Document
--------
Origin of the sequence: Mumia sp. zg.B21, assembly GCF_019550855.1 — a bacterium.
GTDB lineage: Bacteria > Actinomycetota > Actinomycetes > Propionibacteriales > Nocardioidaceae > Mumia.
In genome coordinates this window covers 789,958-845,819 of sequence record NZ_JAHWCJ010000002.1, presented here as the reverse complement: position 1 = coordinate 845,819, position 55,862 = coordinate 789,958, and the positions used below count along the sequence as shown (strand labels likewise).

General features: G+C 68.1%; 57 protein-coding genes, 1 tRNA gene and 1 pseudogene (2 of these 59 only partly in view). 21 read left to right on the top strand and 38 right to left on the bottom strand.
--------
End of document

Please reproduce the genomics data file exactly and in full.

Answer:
Origin of the sequence: Mumia sp. zg.B21, assembly GCF_019550855.1 — a bacterium.
GTDB lineage: Bacteria > Actinomycetota > Actinomycetes > Propionibacteriales > Nocardioidaceae > Mumia.
In genome coordinates this window covers 789,958-845,819 of sequence record NZ_JAHWCJ010000002.1, presented here as the reverse complement: position 1 = coordinate 845,819, position 55,862 = coordinate 789,958, and the positions used below count along the sequence as shown (strand labels likewise).

General features: G+C 68.1%; 57 protein-coding genes, 1 tRNA gene and 1 pseudogene (2 of these 59 only partly in view). 21 read left to right on the top strand and 38 right to left on the bottom strand.